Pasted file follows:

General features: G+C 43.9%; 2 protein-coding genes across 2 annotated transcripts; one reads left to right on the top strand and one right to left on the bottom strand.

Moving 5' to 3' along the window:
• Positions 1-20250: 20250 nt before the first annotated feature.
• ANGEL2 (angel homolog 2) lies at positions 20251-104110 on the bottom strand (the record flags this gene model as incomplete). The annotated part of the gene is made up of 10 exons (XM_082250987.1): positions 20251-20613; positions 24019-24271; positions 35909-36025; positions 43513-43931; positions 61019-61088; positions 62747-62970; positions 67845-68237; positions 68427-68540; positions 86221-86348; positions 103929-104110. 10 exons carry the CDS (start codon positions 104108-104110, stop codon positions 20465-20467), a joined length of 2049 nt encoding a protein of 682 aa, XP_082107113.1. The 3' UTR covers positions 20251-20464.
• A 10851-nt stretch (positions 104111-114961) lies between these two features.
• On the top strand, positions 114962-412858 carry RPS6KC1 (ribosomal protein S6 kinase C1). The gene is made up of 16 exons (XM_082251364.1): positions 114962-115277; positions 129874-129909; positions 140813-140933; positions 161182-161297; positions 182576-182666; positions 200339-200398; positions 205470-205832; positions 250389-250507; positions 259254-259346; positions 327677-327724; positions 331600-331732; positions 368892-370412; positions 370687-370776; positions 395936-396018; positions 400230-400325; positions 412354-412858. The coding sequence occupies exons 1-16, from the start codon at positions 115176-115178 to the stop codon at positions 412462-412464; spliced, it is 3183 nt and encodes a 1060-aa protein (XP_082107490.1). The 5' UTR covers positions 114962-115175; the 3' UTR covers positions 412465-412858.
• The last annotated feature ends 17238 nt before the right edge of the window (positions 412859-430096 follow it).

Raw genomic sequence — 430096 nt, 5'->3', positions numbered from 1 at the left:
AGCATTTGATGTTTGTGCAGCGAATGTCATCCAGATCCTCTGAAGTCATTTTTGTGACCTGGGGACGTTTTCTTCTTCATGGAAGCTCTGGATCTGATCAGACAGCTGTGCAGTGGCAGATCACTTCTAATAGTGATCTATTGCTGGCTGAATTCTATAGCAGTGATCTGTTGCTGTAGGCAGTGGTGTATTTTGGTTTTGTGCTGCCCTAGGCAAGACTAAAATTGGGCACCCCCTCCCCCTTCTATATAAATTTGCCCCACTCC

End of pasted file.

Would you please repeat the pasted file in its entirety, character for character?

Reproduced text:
General features: G+C 43.9%; 2 protein-coding genes across 2 annotated transcripts; one reads left to right on the top strand and one right to left on the bottom strand.

Moving 5' to 3' along the window:
• Positions 1-20250: 20250 nt before the first annotated feature.
• ANGEL2 (angel homolog 2) lies at positions 20251-104110 on the bottom strand (the record flags this gene model as incomplete). The annotated part of the gene is made up of 10 exons (XM_082250987.1): positions 20251-20613; positions 24019-24271; positions 35909-36025; positions 43513-43931; positions 61019-61088; positions 62747-62970; positions 67845-68237; positions 68427-68540; positions 86221-86348; positions 103929-104110. 10 exons carry the CDS (start codon positions 104108-104110, stop codon positions 20465-20467), a joined length of 2049 nt encoding a protein of 682 aa, XP_082107113.1. The 3' UTR covers positions 20251-20464.
• A 10851-nt stretch (positions 104111-114961) lies between these two features.
• On the top strand, positions 114962-412858 carry RPS6KC1 (ribosomal protein S6 kinase C1). The gene is made up of 16 exons (XM_082251364.1): positions 114962-115277; positions 129874-129909; positions 140813-140933; positions 161182-161297; positions 182576-182666; positions 200339-200398; positions 205470-205832; positions 250389-250507; positions 259254-259346; positions 327677-327724; positions 331600-331732; positions 368892-370412; positions 370687-370776; positions 395936-396018; positions 400230-400325; positions 412354-412858. The coding sequence occupies exons 1-16, from the start codon at positions 115176-115178 to the stop codon at positions 412462-412464; spliced, it is 3183 nt and encodes a 1060-aa protein (XP_082107490.1). The 5' UTR covers positions 114962-115175; the 3' UTR covers positions 412465-412858.
• The last annotated feature ends 17238 nt before the right edge of the window (positions 412859-430096 follow it).

Raw genomic sequence — 430096 nt, 5'->3', positions numbered from 1 at the left:
AGCATTTGATGTTTGTGCAGCGAATGTCATCCAGATCCTCTGAAGTCATTTTTGTGACCTGGGGACGTTTTCTTCTTCATGGAAGCTCTGGATCTGATCAGACAGCTGTGCAGTGGCAGATCACTTCTAATAGTGATCTATTGCTGGCTGAATTCTATAGCAGTGATCTGTTGCTGTAGGCAGTGGTGTATTTTGGTTTTGTGCTGCCCTAGGCAAGACTAAAATTGGGCACCCCCTCCCCCTTCTATATAAATTTGCCCCACTCC